Veterans’ Covenant, Veteran Card, Lapel Pin and ADF Reserves
The Defence Reserves Association (DRA), which represents the interests of all Australian Defence Force (ADF) Reservists, together with other Veterans’ organisations including the Defence Force Welfare Association, has for many years advocated for a Veterans’ Covenant to recognise the unique nature of military service. In October 2019 legislation passed Federal Parliament, introducing the Australian Defence Veterans’ Covenant.
During their advocacy, the DRA and other Veterans’ organisations, did not seek any wider recognition of veterans beyond the development and issue of a Veterans’ Covenant.
Nonetheless, the Federal Government, through the Department of Veterans’ Affairs (DVA), decided to issue a wider recognition package including Lapel Pin, Oath and supporting Veteran Card to any member or former member of the ADF who had completed one day’s continuous full-time service. With some limited exceptions, a different Lapel Pin, but no Veteran Card is being provided by DVA to ADF Reservists who have not had a period of full-time service.
The decision to introduce a different Lapel Pin and no Veteran Card to ADF Reservists who have had no period of full-time service was taken without the considered consultation such a decision warrants. At no time was the DRA consulted or asked for its opinion.
In administering the Veterans’ Covenant, DVA divided its eligible veteran client base into one of two categories, Veteran or Reservist. The Department of Defence then has to confirm whether the Reservist has completed any period of full-time service. There are eight categories of eligibility for Covenant-associated items including the Veteran Card, four of which apply to Reservists, thus adding unnecessary administrative complexity to the scheme.
The Veteran Card is available to some Reservists, including those with at least one day continuous full-time service.
Reservists ineligible for a Veteran Card, including many long-serving Reservists, are denied the opportunity to access the business benefits associated with the Veteran Card, promoted by DVA and the Minister for Veterans’ Affairs.
It is difficult to imagine how a more discriminatory, unfair and administratively costly scheme of service recognition of Defence Reservists could have been devised. The DRA considers that issuing a different Lapel Pin to Defence Reservists, and without a Veteran Card, is also both divisive and contrary to the aims of a totally integrated ADF.
For at least the past five years, the Service Chiefs have actively pursued the promotion of a 'Total Force' concept, appreciating the significant additional capability provided by their respective Reserve components in support of ADF operations. The Service Chiefs promote the structure of their Service as having full time and part time components and openly acknowledge that without the contribution of the part time component, they would not be capable of delivering the outcomes demanded by Government. The part time component has become critical to ensuring the delivery of ADF operational capability.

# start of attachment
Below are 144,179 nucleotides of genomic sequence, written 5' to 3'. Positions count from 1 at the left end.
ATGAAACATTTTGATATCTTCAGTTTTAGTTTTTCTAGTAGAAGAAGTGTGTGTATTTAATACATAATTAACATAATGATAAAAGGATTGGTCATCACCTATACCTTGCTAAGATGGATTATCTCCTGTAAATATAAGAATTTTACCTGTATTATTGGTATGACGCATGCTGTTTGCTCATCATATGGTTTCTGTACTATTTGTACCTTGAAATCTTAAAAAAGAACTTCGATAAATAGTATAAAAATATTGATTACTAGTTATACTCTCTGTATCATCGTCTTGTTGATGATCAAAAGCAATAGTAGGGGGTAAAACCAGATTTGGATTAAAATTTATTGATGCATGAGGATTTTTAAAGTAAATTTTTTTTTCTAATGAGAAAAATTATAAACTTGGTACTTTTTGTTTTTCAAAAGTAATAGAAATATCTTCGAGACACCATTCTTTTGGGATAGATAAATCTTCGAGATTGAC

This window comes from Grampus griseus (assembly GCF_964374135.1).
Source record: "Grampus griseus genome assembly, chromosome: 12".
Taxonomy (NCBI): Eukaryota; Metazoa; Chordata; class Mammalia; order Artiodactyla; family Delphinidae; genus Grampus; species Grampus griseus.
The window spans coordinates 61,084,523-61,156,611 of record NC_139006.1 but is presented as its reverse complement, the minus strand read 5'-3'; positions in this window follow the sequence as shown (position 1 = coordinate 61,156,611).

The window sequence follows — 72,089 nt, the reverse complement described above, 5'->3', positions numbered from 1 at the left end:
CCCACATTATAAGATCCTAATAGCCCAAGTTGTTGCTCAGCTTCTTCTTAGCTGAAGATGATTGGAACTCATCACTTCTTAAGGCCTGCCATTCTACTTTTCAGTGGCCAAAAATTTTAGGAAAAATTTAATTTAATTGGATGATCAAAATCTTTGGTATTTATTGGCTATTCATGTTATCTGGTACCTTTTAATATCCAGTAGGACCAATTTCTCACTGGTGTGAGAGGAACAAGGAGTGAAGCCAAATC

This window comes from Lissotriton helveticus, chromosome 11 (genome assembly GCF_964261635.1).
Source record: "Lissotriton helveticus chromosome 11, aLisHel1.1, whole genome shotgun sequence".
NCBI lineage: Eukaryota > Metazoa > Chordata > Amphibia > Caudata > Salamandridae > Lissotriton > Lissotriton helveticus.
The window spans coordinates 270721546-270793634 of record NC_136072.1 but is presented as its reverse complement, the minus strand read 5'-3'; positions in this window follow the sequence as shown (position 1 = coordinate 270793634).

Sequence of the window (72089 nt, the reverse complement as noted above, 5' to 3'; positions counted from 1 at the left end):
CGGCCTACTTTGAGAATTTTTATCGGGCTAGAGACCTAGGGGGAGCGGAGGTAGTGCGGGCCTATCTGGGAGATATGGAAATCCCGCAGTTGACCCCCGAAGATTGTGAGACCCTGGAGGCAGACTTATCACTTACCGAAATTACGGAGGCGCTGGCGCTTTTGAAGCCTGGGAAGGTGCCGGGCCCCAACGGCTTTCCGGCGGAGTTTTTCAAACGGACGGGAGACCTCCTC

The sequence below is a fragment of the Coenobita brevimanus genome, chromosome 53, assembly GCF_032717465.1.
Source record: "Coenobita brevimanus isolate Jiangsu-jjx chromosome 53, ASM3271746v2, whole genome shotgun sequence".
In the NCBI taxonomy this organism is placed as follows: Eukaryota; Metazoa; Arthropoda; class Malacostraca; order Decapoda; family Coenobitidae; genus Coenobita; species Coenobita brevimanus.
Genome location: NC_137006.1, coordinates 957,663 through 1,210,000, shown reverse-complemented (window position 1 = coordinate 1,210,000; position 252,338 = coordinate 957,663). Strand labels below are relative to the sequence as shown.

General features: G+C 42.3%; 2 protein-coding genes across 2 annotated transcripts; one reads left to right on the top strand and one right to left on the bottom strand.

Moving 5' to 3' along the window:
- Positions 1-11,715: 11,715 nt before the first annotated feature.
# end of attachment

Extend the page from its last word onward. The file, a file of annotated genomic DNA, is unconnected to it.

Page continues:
The current DVA eligibility categories of veterans have undermined the position of the Service Chiefs and have left many Reservists questioning where they stand. Reservists do not want a separate 'Reserve' Lapel Pin. They do not wish to be differentiated or highlighted as 'something different' within the Total Force, where they proudly serve and contribute in a significant way to ADF capability.
The nature of part-time service provides the Service Chief with the option of employing a Reservist on either: a full-time service contract or by using Reserve Service Days (RSDs). On many occasions in the past, particularly where the task required a relatively short period of engagement, Reservists were employed utilising RSDs rather than being placed on full-time service. Typical of such tasks were short term domestic security operations, border protection operations and provision of aid to the civil community.
For many years, Reserve soldiers of the Regional Force Surveillance Units have regularly conducted operational patrols across northern Australia, serving not on full-time service but instead on RSDs. In other circumstances, Reservists have been widely employed in ADF units utilising RSDs, to cover the release of full-time personnel to undertake operational service. These Reservists undertook the same tasks and delivered the same output as the full-time personnel they replaced.
In establishing the eligibility for Reservists to apply for all components of the Veterans’ Covenant, DVA has acknowledged that those Reservists who ‘have engaged in Disaster Relief Service, Border Protection Service, or involved in a serious service-related training accident’ are eligible. This concession of sorts does not adequately cover the wide gambit of ADF service undertaken and provided by Reservists who have served, and continue to serve in the ADF. This is an unacceptable situation.
Many ADF Reservists have extensive periods of service, other than full-time service, and are disappointed that their service appears to be undervalued by the Federal Government.
The Defence Reserves Association strongly contends that this matter can be resolved by simply accepting that all those who serve, or have served in any part of the ADF, without condition, warrant the title ‘Veteran’. All Veterans would then be entitled to receive the same Veterans’ Covenant items, including the Veteran Card and common Lapel Pin, thereby reducing the costs of administration for both DVA and the Department of Defence. The Veteran Card and associated notation of eligibility would, as a minimum, provide Reservists with access to the touted business benefits associated with the Veteran Card.